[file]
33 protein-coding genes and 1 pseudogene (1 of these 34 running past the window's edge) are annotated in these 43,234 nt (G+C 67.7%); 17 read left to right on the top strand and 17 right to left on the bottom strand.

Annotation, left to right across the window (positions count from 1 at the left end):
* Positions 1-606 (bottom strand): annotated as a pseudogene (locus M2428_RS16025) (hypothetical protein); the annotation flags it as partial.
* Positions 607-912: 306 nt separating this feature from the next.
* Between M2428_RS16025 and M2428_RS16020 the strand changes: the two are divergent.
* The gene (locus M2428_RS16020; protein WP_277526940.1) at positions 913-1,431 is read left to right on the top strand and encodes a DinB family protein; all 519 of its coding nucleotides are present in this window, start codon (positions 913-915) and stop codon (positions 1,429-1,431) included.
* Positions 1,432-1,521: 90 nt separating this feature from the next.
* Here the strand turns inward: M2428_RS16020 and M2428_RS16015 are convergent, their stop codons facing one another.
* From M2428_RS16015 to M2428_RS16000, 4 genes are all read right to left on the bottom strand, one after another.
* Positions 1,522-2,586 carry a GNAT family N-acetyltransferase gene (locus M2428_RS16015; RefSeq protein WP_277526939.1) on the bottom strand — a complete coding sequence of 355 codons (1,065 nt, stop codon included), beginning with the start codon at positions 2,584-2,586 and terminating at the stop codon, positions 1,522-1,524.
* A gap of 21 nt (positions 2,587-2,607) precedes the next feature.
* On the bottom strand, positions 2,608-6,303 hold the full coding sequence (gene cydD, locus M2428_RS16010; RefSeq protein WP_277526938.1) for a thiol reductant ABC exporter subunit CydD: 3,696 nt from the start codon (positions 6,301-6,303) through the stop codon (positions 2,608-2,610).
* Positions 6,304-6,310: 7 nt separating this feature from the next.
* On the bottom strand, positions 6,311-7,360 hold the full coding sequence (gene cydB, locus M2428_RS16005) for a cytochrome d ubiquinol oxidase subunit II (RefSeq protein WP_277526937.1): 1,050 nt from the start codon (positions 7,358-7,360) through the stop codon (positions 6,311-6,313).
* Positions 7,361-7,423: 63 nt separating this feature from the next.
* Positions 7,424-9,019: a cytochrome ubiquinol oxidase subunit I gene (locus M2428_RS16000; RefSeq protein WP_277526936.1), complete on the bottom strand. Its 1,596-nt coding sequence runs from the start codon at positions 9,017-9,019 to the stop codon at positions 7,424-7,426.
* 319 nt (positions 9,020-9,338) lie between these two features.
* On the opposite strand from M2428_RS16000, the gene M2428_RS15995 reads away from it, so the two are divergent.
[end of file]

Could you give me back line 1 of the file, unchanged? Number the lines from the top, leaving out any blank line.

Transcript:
33 protein-coding genes and 1 pseudogene (1 of these 34 running past the window's edge) are annotated in these 43,234 nt (G+C 67.7%); 17 read left to right on the top strand and 17 right to left on the bottom strand.